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Re: [BKARTS] security/postings



The big question though, still is: what about undergrad libraries.  Yes,
grad students are a bit more responsible.  It's those young ones we are
a bit concerned about... Thanks to all of you on this matter.  Teri Lynn

On Tue, 19 Apr 2005, Signa Houghteling wrote:

Date: Tue, 19 Apr 2005 10:52:55 -0700
From: Signa Houghteling <judy@xxxxxxxxxx>
Reply-To: Book_Arts-L <BOOK_ARTS-L@xxxxxxxxxxxxxxxx>
To: BOOK_ARTS-L@xxxxxxxxxxxxxxxx
Subject: Re: [BKARTS] security/postings

I was glad to hear good library news also from Reed College in Oregon,
because in Canada it seems to me that everything is much more orderly,
respectful and tidy than in this country.  I always experience this on trips
there, and listen regularly to "As it Happens," the CBC radio news.  Of
course, Oregon is only one state away from B.C., it's a relatively small
state and very well run too.

Signa

-----Original Message-----
From: Book_Arts-L [mailto:BOOK_ARTS-L@xxxxxxxxxxxxxxxx]On Behalf Of
Wotypka, Joanne
Sent: Tuesday, April 19, 2005 7:53 AM
To: BOOK_ARTS-L@xxxxxxxxxxxxxxxx
Subject: Re: security/postings


Here at the University of Alberta, we have a couple of smaller "branch" libraries that are accessible by grad students and profs who have a key or a door code. At first I thought that no one was coming in at nights because the place was so clean and tidy, but then I realized that it's more heavily used at night than it is during the day! Perhaps being entrusted with a key gives one a sense of "ownership" and thus the heavy burden of responsibility.

At our Science and Technology library, we go through cycles where the
cleaning staff forget to lock the doors when they leave, and it's not
uncommon (especially during exam time) to come in early and find some
students already in a cubicle, studying away.  It seems to be the
professional thieves that cause problems (we've had a rash of laptop
thefts) rather than the students.

I'm starting to notice a change -- students want study space and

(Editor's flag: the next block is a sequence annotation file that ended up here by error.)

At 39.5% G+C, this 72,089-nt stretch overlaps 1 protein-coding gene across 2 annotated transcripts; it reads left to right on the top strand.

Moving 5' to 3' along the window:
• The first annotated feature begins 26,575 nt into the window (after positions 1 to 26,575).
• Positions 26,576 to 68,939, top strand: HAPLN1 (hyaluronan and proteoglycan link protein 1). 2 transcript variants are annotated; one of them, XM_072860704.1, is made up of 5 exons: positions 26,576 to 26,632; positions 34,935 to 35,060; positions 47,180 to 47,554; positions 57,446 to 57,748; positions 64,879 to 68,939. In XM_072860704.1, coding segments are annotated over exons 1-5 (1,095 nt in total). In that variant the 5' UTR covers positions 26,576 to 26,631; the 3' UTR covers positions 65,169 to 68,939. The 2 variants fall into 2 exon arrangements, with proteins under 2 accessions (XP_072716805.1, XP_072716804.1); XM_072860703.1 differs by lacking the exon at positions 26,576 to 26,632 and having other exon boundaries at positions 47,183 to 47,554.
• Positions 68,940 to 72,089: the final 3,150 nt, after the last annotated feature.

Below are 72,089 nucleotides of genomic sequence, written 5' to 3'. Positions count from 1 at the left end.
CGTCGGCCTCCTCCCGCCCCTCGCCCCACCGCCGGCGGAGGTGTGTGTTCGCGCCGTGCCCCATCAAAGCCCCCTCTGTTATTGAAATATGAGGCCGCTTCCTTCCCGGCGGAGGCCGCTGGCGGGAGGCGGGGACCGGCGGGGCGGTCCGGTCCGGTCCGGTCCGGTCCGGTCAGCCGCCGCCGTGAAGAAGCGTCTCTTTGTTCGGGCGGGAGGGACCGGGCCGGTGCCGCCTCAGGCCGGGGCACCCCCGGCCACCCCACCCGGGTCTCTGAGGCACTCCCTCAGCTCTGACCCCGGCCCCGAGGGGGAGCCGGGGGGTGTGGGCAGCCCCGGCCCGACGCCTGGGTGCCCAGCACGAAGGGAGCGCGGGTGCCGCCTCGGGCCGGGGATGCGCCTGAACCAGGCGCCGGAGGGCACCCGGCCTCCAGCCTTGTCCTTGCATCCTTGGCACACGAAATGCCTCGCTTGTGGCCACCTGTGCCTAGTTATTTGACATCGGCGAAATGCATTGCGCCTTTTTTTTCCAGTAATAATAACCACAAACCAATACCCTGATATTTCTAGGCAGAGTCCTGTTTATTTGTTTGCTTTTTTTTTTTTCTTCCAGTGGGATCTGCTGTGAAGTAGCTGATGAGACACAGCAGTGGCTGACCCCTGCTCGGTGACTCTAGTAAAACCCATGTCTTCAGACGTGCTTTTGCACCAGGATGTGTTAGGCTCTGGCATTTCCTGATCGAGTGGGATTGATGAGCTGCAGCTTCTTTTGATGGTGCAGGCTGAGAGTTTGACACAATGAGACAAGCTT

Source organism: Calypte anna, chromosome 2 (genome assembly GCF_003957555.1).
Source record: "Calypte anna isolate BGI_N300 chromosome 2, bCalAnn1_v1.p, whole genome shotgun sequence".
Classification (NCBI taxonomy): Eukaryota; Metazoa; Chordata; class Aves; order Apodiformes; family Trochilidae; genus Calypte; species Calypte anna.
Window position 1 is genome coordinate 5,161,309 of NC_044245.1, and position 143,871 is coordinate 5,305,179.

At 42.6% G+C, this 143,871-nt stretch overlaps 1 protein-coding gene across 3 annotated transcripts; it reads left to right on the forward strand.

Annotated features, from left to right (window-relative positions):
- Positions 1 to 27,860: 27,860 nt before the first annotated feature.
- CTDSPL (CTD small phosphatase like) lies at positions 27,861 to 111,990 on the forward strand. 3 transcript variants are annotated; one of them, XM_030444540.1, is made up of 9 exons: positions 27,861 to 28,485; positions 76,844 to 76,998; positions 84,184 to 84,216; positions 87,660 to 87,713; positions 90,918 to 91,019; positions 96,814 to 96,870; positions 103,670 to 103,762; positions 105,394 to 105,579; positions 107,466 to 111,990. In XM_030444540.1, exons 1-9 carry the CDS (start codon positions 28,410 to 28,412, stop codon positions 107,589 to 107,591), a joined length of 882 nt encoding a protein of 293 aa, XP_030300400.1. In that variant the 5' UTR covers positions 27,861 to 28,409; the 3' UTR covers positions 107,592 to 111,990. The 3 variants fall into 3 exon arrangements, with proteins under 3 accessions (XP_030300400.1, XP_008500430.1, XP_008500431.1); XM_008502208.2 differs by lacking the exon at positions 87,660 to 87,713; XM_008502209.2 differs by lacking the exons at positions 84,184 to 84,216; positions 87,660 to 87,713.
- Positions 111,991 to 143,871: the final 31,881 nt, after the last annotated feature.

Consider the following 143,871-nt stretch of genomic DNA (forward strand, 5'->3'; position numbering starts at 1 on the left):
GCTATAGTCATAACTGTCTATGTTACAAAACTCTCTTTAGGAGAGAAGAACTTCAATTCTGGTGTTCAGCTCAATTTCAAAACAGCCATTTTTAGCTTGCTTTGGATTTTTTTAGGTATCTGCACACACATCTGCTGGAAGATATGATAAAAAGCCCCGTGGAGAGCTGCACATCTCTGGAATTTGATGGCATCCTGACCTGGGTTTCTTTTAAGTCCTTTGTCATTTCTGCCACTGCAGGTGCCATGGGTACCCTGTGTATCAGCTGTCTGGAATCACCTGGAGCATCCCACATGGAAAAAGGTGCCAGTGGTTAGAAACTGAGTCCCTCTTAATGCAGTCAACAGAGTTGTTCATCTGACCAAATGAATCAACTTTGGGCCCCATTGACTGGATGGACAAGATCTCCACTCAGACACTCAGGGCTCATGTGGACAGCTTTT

computers, not books.  I'm actually having to force my students to go
browse the stacks when they're doing research.

sheesh...give me a printed book over an e-journal any day.

Joanne

-----Original Message-----
From: Book_Arts-L [mailto:BOOK_ARTS-L@xxxxxxxxxxxxxxxx] On Behalf Of
Jack C. Thompson
Sent: Tuesday, April 19, 2005 2:22 AM
To: BOOK_ARTS-L@xxxxxxxxxxxxxxxx
Subject: Re: security/postings

It is probably not well-known around the world, but in Portland, Oregon,
USA, at Reed College, it is not uncommon for students to spend the night
locked in the library (did I just reveal a secret...?) conducting
research.

To date, they have not destroyed the library.

Jack


These are very interesting to us: there are plans to allow all students
and faculty in to use the library 24/7 - when there are no staff
at all, just with key access.  This is 400 students and 200 faculty.
Any news about vandalism, breaking and entering, destruction by
accidental fires etc. are of great interest.  We'd also like to hear
if anyone has experience in opening the doors when no staff are
around...
Thanks.
TL Herbert

Teri L Herbert <herbertl@xxxxxxxx>


Thompson Conservation Lab.
7549 N. Fenwick
Portland, Oregon  97217
USA

503/735-3942


http://www.teleport.com/~tcl


"The lyfe so short; the craft so long to lerne."
Chaucer  _Parlement of Foules_ 1386

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            For all your subscription questions, go to the
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            ***********************************************
    The Bonefolder: an e-journal for the bookbinder and book artist

            For all your subscription questions, go to the
                     Book_Arts-L FAQ and Archive.

                 Both at: <http://www.philobiblon.com>
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*********************************************** The Bonefolder: an e-journal for the bookbinder and book artist

            For all your subscription questions, go to the
                     Book_Arts-L FAQ and Archive.

                 Both at: <http://www.philobiblon.com>
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